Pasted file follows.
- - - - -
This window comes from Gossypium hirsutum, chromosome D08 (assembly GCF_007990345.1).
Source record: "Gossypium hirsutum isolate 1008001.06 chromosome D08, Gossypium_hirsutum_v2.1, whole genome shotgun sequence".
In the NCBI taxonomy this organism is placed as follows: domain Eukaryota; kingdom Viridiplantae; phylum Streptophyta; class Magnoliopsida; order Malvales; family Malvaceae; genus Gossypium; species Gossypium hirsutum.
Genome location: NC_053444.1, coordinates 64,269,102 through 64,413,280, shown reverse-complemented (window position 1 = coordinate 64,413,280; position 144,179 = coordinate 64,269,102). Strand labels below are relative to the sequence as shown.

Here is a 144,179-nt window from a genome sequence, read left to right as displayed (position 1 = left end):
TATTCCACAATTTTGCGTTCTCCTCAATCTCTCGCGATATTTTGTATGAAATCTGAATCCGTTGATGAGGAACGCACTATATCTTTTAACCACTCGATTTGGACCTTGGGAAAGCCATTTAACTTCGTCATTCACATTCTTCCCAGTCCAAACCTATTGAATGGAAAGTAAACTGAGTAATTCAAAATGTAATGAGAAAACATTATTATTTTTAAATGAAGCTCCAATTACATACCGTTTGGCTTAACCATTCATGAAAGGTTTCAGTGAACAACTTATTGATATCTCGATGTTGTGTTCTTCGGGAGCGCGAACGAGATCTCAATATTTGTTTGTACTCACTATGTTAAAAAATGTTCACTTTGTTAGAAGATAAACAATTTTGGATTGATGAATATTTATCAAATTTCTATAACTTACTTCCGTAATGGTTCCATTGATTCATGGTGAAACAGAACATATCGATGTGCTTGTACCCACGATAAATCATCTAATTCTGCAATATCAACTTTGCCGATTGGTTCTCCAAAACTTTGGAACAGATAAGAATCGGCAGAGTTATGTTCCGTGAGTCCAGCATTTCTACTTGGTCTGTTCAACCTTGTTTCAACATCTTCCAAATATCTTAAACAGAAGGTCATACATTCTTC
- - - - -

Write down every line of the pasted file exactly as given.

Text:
This window comes from Gossypium hirsutum, chromosome D08 (assembly GCF_007990345.1).
Source record: "Gossypium hirsutum isolate 1008001.06 chromosome D08, Gossypium_hirsutum_v2.1, whole genome shotgun sequence".
In the NCBI taxonomy this organism is placed as follows: domain Eukaryota; kingdom Viridiplantae; phylum Streptophyta; class Magnoliopsida; order Malvales; family Malvaceae; genus Gossypium; species Gossypium hirsutum.
Genome location: NC_053444.1, coordinates 64,269,102 through 64,413,280, shown reverse-complemented (window position 1 = coordinate 64,413,280; position 144,179 = coordinate 64,269,102). Strand labels below are relative to the sequence as shown.

Here is a 144,179-nt window from a genome sequence, read left to right as displayed (position 1 = left end):
TATTCCACAATTTTGCGTTCTCCTCAATCTCTCGCGATATTTTGTATGAAATCTGAATCCGTTGATGAGGAACGCACTATATCTTTTAACCACTCGATTTGGACCTTGGGAAAGCCATTTAACTTCGTCATTCACATTCTTCCCAGTCCAAACCTATTGAATGGAAAGTAAACTGAGTAATTCAAAATGTAATGAGAAAACATTATTATTTTTAAATGAAGCTCCAATTACATACCGTTTGGCTTAACCATTCATGAAAGGTTTCAGTGAACAACTTATTGATATCTCGATGTTGTGTTCTTCGGGAGCGCGAACGAGATCTCAATATTTGTTTGTACTCACTATGTTAAAAAATGTTCACTTTGTTAGAAGATAAACAATTTTGGATTGATGAATATTTATCAAATTTCTATAACTTACTTCCGTAATGGTTCCATTGATTCATGGTGAAACAGAACATATCGATGTGCTTGTACCCACGATAAATCATCTAATTCTGCAATATCAACTTTGCCGATTGGTTCTCCAAAACTTTGGAACAGATAAGAATCGGCAGAGTTATGTTCCGTGAGTCCAGCATTTCTACTTGGTCTGTTCAACCTTGTTTCAACATCTTCCAAATATCTTAAACAGAAGGTCATACATTCTTC